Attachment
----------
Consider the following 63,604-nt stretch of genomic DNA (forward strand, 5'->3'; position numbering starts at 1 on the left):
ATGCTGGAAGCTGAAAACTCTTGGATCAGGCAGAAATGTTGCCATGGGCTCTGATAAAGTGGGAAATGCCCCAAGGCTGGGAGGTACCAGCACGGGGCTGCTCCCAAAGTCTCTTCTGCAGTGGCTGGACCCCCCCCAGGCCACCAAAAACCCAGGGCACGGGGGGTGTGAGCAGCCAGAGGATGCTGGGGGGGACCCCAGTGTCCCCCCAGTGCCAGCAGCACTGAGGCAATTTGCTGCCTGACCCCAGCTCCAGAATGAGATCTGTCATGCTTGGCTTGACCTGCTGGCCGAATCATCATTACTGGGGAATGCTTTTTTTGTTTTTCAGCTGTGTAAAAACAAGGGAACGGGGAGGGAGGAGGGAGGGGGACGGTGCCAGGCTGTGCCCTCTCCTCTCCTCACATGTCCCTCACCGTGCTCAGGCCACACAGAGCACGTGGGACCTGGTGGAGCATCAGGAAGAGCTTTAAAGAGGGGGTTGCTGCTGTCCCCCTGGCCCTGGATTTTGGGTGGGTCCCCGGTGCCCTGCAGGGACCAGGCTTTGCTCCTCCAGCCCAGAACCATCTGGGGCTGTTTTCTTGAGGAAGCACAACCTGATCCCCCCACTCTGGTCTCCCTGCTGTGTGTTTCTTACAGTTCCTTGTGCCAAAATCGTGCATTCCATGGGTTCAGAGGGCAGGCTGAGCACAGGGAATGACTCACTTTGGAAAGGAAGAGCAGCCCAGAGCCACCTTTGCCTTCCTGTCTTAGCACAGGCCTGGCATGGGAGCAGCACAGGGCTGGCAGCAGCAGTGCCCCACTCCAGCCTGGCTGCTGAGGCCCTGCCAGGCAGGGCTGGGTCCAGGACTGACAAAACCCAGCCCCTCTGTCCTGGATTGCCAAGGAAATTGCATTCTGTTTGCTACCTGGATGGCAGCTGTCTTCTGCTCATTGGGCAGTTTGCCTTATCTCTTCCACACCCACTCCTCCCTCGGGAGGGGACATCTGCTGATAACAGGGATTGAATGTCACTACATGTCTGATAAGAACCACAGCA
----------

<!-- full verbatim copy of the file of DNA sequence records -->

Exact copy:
Consider the following 63,604-nt stretch of genomic DNA (forward strand, 5'->3'; position numbering starts at 1 on the left):
ATGCTGGAAGCTGAAAACTCTTGGATCAGGCAGAAATGTTGCCATGGGCTCTGATAAAGTGGGAAATGCCCCAAGGCTGGGAGGTACCAGCACGGGGCTGCTCCCAAAGTCTCTTCTGCAGTGGCTGGACCCCCCCCAGGCCACCAAAAACCCAGGGCACGGGGGGTGTGAGCAGCCAGAGGATGCTGGGGGGGACCCCAGTGTCCCCCCAGTGCCAGCAGCACTGAGGCAATTTGCTGCCTGACCCCAGCTCCAGAATGAGATCTGTCATGCTTGGCTTGACCTGCTGGCCGAATCATCATTACTGGGGAATGCTTTTTTTGTTTTTCAGCTGTGTAAAAACAAGGGAACGGGGAGGGAGGAGGGAGGGGGACGGTGCCAGGCTGTGCCCTCTCCTCTCCTCACATGTCCCTCACCGTGCTCAGGCCACACAGAGCACGTGGGACCTGGTGGAGCATCAGGAAGAGCTTTAAAGAGGGGGTTGCTGCTGTCCCCCTGGCCCTGGATTTTGGGTGGGTCCCCGGTGCCCTGCAGGGACCAGGCTTTGCTCCTCCAGCCCAGAACCATCTGGGGCTGTTTTCTTGAGGAAGCACAACCTGATCCCCCCACTCTGGTCTCCCTGCTGTGTGTTTCTTACAGTTCCTTGTGCCAAAATCGTGCATTCCATGGGTTCAGAGGGCAGGCTGAGCACAGGGAATGACTCACTTTGGAAAGGAAGAGCAGCCCAGAGCCACCTTTGCCTTCCTGTCTTAGCACAGGCCTGGCATGGGAGCAGCACAGGGCTGGCAGCAGCAGTGCCCCACTCCAGCCTGGCTGCTGAGGCCCTGCCAGGCAGGGCTGGGTCCAGGACTGACAAAACCCAGCCCCTCTGTCCTGGATTGCCAAGGAAATTGCATTCTGTTTGCTACCTGGATGGCAGCTGTCTTCTGCTCATTGGGCAGTTTGCCTTATCTCTTCCACACCCACTCCTCCCTCGGGAGGGGACATCTGCTGATAACAGGGATTGAATGTCACTACATGTCTGATAAGAACCACAGCA